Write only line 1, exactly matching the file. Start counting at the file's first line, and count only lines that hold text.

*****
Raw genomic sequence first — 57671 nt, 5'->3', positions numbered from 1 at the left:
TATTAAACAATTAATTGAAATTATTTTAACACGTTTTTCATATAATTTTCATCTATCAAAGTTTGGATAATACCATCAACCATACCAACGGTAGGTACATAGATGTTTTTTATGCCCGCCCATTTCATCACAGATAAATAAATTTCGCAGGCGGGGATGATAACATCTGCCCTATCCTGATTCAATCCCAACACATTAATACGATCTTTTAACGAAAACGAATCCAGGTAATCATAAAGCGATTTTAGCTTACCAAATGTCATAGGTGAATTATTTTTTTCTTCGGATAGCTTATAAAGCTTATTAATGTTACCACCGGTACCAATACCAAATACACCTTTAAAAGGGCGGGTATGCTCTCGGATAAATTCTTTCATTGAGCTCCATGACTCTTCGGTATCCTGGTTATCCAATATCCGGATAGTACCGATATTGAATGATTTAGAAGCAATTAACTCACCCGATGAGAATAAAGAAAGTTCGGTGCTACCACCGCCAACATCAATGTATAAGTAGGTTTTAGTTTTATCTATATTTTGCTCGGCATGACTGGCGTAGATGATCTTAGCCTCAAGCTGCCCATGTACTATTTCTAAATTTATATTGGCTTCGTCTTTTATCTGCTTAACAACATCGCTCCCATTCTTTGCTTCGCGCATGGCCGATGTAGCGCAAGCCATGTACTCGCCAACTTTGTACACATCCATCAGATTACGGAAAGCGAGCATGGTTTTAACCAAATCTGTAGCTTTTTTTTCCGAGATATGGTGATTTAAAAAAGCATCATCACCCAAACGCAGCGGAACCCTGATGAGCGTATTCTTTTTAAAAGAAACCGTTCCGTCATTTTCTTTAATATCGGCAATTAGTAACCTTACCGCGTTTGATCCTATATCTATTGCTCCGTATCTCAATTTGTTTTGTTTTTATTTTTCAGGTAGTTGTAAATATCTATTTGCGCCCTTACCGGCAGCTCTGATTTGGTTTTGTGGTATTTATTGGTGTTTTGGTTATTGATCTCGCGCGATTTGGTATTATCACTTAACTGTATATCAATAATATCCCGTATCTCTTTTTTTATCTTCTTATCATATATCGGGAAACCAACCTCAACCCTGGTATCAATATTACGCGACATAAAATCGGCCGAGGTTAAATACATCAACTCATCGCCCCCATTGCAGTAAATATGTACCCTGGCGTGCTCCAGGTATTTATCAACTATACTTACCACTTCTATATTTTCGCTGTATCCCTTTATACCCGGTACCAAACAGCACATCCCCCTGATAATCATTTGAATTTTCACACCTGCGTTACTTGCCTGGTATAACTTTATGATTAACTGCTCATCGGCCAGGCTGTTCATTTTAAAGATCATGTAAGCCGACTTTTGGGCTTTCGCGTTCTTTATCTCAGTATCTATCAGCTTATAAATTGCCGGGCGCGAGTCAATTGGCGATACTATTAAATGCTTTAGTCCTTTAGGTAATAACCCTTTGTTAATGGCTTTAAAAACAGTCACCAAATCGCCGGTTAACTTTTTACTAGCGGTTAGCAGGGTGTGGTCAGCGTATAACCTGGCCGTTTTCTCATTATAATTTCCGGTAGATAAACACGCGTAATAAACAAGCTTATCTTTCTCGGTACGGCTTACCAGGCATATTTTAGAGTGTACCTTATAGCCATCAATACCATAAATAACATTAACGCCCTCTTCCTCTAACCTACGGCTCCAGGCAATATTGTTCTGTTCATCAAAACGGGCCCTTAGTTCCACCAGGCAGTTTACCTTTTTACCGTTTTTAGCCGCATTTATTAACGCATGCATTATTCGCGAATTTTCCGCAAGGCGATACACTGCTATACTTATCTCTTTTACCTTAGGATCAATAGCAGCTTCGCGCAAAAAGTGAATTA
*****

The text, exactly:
Raw genomic sequence first — 57671 nt, 5'->3', positions numbered from 1 at the left: